Taxation is Oppressive to Freedom

1094 WordsJun 17, 20185 Pages
In the court case of McCullough vs. Maryland, Chief Justice John Marshall concluded that “an unlimited power to tax involves, necessarily, a power to destroy; because there is a limit beyond which no institution and no property can bear taxation.” What he meant by this is when a government is given the power to tax its citizens indefinitely, gains the power to destroy personal liberty and society as a whole. One hundred and fifty years later, Robert Nozick, an American libertarian philosophy would farther argue this point by stating that “Taxation of earning from labor is on a par with forced labor [civil service] … This makes them a part owner of you.” By doing so, Nozick equates taxation with civil service. Not only does he maintain…show more content…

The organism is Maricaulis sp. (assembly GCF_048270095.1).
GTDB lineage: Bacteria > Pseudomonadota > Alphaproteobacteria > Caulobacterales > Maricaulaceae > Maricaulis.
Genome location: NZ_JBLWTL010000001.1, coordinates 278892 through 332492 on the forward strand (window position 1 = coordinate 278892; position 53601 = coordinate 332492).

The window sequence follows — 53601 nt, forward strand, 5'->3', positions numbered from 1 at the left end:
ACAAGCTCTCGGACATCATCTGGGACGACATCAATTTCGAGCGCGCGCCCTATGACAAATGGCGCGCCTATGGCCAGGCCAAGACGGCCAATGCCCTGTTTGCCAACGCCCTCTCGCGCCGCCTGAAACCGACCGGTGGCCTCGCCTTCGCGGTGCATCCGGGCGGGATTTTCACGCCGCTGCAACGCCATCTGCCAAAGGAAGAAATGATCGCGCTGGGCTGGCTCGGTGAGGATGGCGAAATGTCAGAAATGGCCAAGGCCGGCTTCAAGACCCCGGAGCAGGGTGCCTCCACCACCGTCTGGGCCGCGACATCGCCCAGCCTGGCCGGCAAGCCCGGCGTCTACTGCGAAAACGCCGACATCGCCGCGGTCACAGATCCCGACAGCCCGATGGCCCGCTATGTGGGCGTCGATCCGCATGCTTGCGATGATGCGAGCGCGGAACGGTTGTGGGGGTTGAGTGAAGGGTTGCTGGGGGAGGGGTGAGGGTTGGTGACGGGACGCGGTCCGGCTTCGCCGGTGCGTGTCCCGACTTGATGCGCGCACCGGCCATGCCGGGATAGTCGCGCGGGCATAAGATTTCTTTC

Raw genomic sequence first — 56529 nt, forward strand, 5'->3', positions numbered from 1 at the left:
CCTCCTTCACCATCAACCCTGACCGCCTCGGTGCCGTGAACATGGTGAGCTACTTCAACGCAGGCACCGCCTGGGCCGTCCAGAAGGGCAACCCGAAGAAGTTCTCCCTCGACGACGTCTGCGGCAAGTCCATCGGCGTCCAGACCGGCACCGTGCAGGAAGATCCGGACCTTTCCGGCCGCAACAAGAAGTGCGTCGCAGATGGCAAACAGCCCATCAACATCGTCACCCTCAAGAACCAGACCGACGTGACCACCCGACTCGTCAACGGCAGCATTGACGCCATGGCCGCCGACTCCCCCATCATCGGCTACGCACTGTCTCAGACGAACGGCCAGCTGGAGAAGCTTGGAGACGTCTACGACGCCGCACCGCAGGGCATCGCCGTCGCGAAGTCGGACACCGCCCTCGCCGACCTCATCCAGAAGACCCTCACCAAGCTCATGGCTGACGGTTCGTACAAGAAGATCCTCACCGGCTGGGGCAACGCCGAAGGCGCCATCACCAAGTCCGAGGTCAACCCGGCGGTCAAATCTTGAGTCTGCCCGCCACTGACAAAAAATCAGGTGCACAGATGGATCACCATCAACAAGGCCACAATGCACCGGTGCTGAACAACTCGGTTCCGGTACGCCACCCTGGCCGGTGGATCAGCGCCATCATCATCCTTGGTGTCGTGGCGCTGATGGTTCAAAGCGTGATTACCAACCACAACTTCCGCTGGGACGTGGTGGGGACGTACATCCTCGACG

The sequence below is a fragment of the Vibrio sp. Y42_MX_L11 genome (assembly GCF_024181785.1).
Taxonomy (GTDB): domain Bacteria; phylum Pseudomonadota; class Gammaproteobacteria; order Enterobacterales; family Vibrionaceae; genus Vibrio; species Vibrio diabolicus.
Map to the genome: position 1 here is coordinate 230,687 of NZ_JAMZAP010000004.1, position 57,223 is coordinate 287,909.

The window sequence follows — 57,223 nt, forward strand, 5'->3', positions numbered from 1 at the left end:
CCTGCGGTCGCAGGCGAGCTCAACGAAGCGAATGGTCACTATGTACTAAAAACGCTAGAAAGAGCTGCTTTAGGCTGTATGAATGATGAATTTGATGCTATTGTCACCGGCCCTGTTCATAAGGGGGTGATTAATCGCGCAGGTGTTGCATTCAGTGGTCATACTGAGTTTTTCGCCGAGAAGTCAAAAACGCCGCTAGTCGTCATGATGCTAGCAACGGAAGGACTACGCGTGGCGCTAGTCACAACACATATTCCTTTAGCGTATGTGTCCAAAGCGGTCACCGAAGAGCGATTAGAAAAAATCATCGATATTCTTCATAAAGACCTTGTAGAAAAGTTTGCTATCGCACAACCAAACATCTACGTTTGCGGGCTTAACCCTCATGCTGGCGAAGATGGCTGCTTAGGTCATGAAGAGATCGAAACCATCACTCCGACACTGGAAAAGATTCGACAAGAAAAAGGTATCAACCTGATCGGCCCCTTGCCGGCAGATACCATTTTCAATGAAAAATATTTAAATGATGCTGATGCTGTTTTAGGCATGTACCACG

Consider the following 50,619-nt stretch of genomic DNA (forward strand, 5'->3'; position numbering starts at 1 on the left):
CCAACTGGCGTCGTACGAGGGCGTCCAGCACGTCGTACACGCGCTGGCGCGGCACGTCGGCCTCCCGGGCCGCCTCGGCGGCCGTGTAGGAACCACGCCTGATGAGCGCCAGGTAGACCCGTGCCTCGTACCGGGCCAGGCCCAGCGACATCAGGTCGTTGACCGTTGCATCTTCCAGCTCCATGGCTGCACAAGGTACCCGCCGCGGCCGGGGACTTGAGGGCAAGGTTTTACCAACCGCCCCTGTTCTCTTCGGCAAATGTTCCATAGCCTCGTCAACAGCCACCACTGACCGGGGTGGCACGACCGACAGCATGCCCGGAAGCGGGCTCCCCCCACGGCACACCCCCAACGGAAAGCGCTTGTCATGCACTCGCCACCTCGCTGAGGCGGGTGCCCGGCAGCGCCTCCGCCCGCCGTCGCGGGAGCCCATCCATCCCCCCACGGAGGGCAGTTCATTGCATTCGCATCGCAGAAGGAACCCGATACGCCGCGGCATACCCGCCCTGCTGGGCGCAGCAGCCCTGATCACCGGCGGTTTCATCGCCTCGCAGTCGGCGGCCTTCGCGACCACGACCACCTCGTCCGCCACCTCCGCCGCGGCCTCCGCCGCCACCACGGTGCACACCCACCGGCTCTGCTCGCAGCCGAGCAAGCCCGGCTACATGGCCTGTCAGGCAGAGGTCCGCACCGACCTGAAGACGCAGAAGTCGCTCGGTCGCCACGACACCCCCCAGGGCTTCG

By being forced to do non-military civic work, the government is still controlling a portion of your time and removing the freedom of choose. In addition, forced labor, similarly to slavery, reduces the productive of each worker. In a quasi-free market society, like modern America, Rousseau’s notion of civic duty and nationalism is inferior in practice and in theory in comparison with paid labor. Nozick, in contrast with Rousseau, believes that taxation, and its more direct relative, unpaid civic duty, are threats to freedom rather than an extension or requirement of it. Instead he takes a libertarian approach to the issue. Believing the individual freedom and property rights are more important than overall societal utility. As a libertarian, he believes that civic duty violates man’s own property of himself and, by extension, his own time. In its place, Nozick would suggest the use of competition and the free market to fill the gaps that the lack of civic service would leave. While this appears to be sound in theory, there are a number of criticisms that could be applied. In Justice, Sandel raises two objections. The first is as he explains “the first of which holds that for those with limited alternatives, the free market is not all that free.” (81) He later extrapolates this thought with two examples. The first of which has already been discussed, the question of military service. As Sandel explains, the poor and
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